The title is a nod to the unique challenges the artists faced pursuing their residencies during quarantine and largely in isolation. The works produced reveal the deep personal explorations that come not just through the luxury of time and space that a residency provides, but also through the additional focus that solitude allows.
Find more information here.
Lunchtime Art Chat with Muzi Li Rowe
Friday, April 30, 12 p.m., free, via Zoom. Register.
Are you tired of eating lunch alone? Join Verge staff member, Justina Martino, for a Lunchtime Art Chat with exhibiting artist and Ali Youssefi Project alum, Muzi Li Rowe (MFA 2017). Muzi will share a slideshow about her art, inspirations and processes and attendees will have the opportunity to ask questions.
Rowe is a visual artist and photographer who works with the physical elements of the camera, observing photography through its own medium. She creates assemblages using obsolete technology and photographs through various processing methods. Often combining analog cameras, historical processing methods and contemporary subjects in her processes, she reflects on the significance of practicing analog media in the current Digital Age.
For more information, go here.
SFMOMA exhibition ‘Bay Area Walls’ features local artists
SFMOMA presents a series of commissions by local artists that consider the COVID-19 pandemic and unfolding crises of 2020. Displayed across three floors (Floors 3, 5, and 7) of the museum, these artworks reveal the far-reaching impact of these events on Bay Area communities. Entry for this exhibition is included with general admission. Get tickets here.
Liz Hernández, one of the featured artists, works with topics related to her upbringing in Mexico City, creating imagery from memories of buildings covered in handmade signs, chaotic trips to markets, and her grandmother’s house. For Conjuro para la sanación de nuestro futuro (A spell for the healing of our future), Hernández brings forth symbols and icons from milagros, or miracle charms, to summon a higher power for our community’s health and future and remind us that we are all connected. (Floor 3, closing Sept. 5, 2022). See video below.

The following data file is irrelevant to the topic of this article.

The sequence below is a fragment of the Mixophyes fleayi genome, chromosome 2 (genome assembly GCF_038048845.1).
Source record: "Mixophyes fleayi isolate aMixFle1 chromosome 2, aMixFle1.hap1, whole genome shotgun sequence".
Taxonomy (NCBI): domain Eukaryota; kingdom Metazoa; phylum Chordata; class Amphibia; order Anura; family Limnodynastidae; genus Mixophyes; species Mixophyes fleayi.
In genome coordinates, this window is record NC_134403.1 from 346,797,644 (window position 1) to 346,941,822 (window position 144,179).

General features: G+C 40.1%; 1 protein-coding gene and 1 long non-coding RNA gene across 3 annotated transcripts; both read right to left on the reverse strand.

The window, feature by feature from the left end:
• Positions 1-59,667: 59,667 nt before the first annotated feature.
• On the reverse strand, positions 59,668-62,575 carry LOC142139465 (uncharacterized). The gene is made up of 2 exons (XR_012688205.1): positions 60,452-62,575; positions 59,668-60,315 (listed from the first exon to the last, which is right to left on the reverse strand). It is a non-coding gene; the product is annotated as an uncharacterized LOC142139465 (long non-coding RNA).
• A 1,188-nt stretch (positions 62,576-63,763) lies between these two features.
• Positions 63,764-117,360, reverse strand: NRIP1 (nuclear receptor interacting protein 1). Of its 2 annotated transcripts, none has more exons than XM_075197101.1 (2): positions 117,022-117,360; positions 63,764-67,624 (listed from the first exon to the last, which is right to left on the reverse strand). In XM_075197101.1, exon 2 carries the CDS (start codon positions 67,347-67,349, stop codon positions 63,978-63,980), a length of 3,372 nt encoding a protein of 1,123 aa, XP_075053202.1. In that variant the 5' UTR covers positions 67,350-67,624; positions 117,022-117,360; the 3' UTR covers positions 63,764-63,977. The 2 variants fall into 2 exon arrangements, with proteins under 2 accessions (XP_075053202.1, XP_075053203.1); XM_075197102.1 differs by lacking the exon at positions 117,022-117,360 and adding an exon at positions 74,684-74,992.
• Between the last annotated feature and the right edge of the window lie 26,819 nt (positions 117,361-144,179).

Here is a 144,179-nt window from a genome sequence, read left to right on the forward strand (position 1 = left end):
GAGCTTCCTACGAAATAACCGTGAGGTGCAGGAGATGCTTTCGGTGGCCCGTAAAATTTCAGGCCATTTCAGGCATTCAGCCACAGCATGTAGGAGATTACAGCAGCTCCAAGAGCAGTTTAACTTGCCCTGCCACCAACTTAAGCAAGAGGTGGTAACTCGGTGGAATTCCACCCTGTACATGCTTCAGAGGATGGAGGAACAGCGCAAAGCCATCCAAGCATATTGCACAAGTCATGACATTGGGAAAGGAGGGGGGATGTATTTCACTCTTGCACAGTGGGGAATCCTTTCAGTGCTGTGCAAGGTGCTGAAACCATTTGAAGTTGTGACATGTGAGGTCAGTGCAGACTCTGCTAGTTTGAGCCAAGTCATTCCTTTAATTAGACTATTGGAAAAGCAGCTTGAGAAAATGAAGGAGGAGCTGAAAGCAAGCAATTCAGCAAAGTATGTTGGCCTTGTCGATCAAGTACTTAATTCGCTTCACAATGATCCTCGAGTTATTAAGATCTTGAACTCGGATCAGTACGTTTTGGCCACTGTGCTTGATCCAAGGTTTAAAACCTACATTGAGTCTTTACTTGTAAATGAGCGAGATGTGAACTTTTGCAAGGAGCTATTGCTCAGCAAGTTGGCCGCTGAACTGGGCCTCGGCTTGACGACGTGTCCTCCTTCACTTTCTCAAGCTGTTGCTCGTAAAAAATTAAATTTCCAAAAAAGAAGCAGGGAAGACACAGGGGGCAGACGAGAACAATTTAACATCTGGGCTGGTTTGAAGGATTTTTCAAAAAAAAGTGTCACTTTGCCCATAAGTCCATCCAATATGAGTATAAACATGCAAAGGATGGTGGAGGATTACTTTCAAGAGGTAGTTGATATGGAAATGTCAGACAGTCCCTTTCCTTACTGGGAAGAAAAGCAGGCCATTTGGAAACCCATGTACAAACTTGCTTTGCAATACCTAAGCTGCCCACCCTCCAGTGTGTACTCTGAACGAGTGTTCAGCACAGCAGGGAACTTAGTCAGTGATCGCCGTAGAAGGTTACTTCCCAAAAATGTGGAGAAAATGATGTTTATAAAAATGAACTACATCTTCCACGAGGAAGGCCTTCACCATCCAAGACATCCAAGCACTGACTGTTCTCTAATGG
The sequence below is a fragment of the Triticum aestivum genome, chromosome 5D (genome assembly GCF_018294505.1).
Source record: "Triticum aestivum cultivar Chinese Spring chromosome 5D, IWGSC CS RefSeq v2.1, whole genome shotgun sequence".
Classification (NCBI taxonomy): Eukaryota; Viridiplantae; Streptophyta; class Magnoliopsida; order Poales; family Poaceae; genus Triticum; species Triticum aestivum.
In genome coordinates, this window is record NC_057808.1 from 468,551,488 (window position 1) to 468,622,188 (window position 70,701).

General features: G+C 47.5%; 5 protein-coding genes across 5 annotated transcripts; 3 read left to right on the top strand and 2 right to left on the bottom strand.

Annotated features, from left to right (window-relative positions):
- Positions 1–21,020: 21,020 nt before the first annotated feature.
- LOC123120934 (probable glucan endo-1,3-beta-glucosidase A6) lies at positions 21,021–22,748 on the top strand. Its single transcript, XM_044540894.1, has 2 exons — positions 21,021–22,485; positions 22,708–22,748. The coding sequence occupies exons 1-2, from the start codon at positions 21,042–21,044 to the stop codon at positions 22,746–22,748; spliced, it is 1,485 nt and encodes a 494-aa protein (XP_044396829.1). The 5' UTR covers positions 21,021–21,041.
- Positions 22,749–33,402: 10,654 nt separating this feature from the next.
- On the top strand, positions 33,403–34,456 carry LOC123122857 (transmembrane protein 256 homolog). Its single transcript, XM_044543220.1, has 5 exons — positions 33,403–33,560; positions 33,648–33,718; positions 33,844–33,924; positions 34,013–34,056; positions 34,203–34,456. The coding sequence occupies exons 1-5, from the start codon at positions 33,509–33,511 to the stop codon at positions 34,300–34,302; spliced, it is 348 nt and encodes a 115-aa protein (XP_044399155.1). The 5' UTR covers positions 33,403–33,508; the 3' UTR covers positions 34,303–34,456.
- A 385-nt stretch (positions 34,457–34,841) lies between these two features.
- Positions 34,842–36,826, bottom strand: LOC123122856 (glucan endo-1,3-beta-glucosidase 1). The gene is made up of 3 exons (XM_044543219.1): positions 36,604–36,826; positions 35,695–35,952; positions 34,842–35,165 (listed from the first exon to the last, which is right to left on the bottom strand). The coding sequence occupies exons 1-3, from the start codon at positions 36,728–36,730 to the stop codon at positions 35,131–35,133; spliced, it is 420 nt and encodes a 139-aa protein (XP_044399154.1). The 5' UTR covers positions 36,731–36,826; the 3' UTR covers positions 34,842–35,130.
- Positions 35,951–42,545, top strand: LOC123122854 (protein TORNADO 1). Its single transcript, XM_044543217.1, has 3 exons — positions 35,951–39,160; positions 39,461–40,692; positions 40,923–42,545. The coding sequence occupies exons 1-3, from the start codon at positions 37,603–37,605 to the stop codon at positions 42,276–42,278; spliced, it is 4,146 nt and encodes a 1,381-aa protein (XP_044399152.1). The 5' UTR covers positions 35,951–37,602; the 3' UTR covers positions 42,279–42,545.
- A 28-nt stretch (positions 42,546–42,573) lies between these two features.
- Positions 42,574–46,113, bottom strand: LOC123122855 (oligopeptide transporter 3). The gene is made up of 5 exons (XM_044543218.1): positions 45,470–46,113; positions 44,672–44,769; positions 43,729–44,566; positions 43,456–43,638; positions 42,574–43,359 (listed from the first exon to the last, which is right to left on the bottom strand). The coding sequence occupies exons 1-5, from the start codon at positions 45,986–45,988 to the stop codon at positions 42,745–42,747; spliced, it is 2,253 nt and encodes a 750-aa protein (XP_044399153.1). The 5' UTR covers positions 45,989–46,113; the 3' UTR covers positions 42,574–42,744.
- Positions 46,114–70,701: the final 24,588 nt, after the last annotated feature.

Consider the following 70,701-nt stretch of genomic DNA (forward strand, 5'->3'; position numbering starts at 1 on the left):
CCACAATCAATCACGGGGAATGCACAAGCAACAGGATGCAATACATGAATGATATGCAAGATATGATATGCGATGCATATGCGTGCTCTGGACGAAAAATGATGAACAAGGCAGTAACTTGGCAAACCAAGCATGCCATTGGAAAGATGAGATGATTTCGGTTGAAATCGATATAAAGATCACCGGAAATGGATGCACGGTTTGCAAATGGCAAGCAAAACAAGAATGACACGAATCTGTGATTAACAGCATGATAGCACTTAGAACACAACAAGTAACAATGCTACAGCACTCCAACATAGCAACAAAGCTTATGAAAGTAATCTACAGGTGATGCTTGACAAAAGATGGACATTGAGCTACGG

Learn more about the exhibition on SFMOMA’s website.
SFMOMA presents an open studio workshop for educators
with Favianna Rodriguez for educators
Saturday, May 1, 10 a.m. to 1 p.m., free, virtual. Apply.
This workshop by SFMOMA introduces teachers to a contemporary artist’s work through images and video resources. Educators will hear directly from artist Favianna Rodriguez and engage in a hands-on activity written by the artist for SFMOMA’s Open Studio project. This virtual professional development workshop is designed for high school teachers, but all K–12 educators are welcome to attend.
More information about the event here.
To learn more about Rodriguez and her work, read our Arts Blog story.
Pence Gallery introduces ‘Art in the Garden’ and a new exhibit this Saturday
This year in lieu of the annual Garden Tour, the Pence is hosting Art in the Garden, a one-day fundraising sale in the Pence courtyard on Saturday, May 1 from 10 a.m. to 4:30 p.m. Every art form for the garden will be there, including whimsical outdoor sculptures, stepping stones, bird baths, and more. Participating artists include Deb Hill, Sandy Whetstone, Kit Lam, Judy Catambay, Jackie Boutin, Susan Phelan, Marcia Smith, Jeff Nebeker, Marti Schoen and Jill Van Zanten. Purchase fresh bouquets of flowers and decorative potted plants, all in celebration of May Day! Enjoy free seeds donated by Hedgerow Farms.